Olalekan Adetayo and Adelani Adepegba
The Presidency will not oppose the National Assembly on its ongoing efforts to make provision for the creation of state police in the country as a way of tackling the nation’s security challenges.
The Senior Special Assistant to the President on Media and Publicity, Garba Shehu, gave the indication in a telephone interview with one of our correspondents on Saturday.
Shehu was asked if the Presidency was on the same page with the National Assembly on the issue of state police.
The presidential spokesman said Vice-President Yemi Osinbajo had spoken publicly on the matter.
He explained that Osinbajo’s position remained the position of the Presidency on the matter because he was qualified to speak for the Presidency.
He said, “The Vice President has spoken on the issue of state police. Since the VP has spoken, who in the Presidency will counter him?
“Except if it is the President who does not agree with him, otherwise, the Vice President can speak for the Presidency of this country.
“Nobody can counter what the VP has said. We stand by him and what he has said. We can’t deny or disown him.
“Again, he probably might have reviewed and discussed it with the President before he spoke.”
Osinbajo had, in a keynote address he delivered at the third anniversary of the 8th Assembly of the Lagos State House of Assembly recently, said state police remained the surest way of tackling current security challenges like herdsmen and farmers clashes in parts of the country.
He said it was no longer practicable to police a country as big as Nigeria from Abuja.
Govs will abuse state police, says ex-IG
But a former Inspector-General of Police, Sunday Ehindero, cautioned against the creation of state police, warning that it would be abused by governors.
He argues that the nation was not ripe for state police, noting that it might be used as an instrument of oppression against political opponents as it happened in the First and Second Republic.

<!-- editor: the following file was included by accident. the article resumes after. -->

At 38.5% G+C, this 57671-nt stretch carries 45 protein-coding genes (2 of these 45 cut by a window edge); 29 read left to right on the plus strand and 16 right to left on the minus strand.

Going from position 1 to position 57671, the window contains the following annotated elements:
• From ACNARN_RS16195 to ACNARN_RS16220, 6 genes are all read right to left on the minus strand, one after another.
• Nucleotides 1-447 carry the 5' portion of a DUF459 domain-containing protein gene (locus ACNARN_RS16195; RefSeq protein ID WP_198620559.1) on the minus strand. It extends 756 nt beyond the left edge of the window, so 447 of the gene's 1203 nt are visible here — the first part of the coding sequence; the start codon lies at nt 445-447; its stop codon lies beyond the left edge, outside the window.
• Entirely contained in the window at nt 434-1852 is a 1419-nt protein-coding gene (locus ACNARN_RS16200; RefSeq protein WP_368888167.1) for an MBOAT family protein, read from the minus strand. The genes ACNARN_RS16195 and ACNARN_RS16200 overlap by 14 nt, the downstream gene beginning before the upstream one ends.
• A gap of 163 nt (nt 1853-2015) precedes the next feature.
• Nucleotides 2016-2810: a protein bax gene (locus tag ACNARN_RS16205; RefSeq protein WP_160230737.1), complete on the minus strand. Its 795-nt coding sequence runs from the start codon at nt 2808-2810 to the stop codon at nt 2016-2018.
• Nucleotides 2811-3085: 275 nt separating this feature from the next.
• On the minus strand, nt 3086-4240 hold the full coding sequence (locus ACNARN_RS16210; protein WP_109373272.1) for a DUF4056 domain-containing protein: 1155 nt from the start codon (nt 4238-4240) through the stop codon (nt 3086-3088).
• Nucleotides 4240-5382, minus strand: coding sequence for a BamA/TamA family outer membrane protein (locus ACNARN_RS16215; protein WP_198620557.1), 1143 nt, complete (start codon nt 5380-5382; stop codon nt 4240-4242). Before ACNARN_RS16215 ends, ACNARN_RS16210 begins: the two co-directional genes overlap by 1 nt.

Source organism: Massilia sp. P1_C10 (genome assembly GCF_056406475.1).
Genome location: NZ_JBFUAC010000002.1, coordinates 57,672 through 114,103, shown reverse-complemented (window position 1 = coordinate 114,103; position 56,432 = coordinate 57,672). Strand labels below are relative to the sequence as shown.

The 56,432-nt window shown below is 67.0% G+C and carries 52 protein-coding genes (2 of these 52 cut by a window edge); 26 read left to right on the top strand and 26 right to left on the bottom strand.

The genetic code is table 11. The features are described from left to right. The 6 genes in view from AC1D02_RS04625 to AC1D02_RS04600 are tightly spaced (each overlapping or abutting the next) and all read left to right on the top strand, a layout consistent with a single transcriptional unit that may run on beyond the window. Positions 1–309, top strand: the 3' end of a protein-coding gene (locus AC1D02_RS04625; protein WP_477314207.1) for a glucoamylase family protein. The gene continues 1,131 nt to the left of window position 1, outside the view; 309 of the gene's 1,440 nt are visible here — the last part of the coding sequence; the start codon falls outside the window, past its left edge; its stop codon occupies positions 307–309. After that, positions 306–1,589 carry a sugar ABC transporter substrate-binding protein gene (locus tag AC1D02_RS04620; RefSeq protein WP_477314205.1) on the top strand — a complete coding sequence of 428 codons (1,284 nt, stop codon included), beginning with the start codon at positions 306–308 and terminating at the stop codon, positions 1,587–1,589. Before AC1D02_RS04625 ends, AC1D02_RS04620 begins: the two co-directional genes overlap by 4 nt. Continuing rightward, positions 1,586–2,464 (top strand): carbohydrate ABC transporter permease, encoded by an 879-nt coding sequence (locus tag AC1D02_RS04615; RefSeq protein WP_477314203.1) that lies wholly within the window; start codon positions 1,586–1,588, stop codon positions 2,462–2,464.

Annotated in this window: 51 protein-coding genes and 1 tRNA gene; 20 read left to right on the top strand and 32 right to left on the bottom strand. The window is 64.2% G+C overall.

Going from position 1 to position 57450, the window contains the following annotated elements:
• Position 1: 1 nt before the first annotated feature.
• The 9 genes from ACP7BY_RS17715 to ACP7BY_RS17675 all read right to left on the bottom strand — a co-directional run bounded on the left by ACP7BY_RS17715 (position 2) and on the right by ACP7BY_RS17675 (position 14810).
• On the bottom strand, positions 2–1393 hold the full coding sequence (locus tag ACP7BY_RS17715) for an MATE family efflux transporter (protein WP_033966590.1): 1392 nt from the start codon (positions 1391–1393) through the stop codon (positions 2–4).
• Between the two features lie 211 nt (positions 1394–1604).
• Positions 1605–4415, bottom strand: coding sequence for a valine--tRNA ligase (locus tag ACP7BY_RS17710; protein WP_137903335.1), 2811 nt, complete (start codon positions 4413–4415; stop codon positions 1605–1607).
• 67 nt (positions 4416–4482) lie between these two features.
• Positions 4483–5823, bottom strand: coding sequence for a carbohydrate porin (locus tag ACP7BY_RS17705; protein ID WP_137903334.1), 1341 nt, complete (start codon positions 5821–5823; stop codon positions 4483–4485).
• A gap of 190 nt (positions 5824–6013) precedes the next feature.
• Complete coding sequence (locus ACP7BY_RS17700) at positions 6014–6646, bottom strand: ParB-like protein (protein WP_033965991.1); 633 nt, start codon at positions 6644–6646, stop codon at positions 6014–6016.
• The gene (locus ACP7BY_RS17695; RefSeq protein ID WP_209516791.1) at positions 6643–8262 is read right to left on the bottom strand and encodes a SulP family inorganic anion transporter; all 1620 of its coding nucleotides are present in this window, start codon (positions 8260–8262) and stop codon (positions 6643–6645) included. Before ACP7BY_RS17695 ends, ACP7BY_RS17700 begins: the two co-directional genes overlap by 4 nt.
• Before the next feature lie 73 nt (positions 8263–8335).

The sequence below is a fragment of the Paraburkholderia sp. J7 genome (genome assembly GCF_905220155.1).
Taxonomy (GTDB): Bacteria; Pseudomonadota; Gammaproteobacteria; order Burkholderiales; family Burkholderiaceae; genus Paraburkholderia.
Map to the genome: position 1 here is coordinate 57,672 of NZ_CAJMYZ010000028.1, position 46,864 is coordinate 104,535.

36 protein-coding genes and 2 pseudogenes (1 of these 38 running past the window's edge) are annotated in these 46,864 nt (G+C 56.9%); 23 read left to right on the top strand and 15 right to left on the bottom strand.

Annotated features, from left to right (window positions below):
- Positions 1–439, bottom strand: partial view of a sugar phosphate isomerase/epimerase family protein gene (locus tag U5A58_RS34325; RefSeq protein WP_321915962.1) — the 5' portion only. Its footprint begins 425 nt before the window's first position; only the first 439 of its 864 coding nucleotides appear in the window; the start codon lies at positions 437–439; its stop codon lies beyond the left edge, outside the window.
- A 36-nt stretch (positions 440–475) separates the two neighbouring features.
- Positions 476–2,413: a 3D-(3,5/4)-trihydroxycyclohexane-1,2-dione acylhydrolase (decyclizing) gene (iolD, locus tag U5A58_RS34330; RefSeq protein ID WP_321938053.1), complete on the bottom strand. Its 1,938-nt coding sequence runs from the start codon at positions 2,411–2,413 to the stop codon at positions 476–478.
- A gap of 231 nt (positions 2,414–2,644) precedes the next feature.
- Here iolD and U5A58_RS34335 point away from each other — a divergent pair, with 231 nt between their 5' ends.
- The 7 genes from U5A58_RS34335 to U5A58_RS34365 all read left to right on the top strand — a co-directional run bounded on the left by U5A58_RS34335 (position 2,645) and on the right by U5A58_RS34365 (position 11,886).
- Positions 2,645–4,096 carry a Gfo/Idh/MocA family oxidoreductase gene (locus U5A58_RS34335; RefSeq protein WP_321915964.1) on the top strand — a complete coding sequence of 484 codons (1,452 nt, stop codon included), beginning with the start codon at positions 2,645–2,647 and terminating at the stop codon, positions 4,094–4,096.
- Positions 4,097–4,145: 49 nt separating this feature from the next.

Ehindero argued that state police was not the antidote to the security challenges in the country which he said could be tackled through effective policing and a reformed security architecture.
He highlighted the limitations of state police, stressing that it could not deal with the challenge of insurgency and terrorism, for instance.
He said, “We are not ripe for state police. We saw in the First and Second Republic how the police were used by political opponents and it was an instrument of terror at that time .
“We have not looked at the issue of boundary disputes between states. Take for instance, if Osun and Ondo states have state police and they have boundary problem, of course, each would use its own police to justify its position and that is not in the interest of justice. I think we are not ripe really.”
Ehindero further dismissed claims by governors that they had no control over the security apparatus in their states, noting that the state chief executives had the constitutional authority to issue directives to state commissioners of police when the need arose.
Speaking in the same vein, a retired Commissioner of Police, Alhaji Abubakar Tsav, pointed out that state police would create more problems than it would solve.
He cited the alleged altercation between Governor Ayo Fayose and policemen on election duty in Ekiti which he said would have got out of hand if the state had its own police force.
“State police would create more problems: See what happened in Ekiti where the governor was allegedly tear-gassed. Assuming he had state police, nobody would enter the state,” he stated.
Tsav also wondered how states that couldn’t pay workers salary would be able to fund the police effectively, adding that this might further worsen the security situation in the country.
According to him, the solution is to fund the police and recruit more personnel, stressing that state police would become a political tool in the hands of governors.
He said, “Most of the states cannot pay salaries. So, how can they equip the police and pay them? They are just creating a situation that would worsen the security challenge in the country.”
A former director of the Department of State Services, Mike Ejiofor, however, disagreed with claims that state police might be used as a tool of oppression, noting that this was not sufficient to kill the initiative.
He submitted that anyone whose right was trampled upon by state police could seek redress in court, adding that security would improve with the creation of state police.
He said, “Look, there is no way it (state police) can be made a tool for oppressing the opposition. How many Nigerians presently have been taking the police to court? If anyone thinks his rights have been infringed on by the state police, he or she has the right to go to court and take civil action.”
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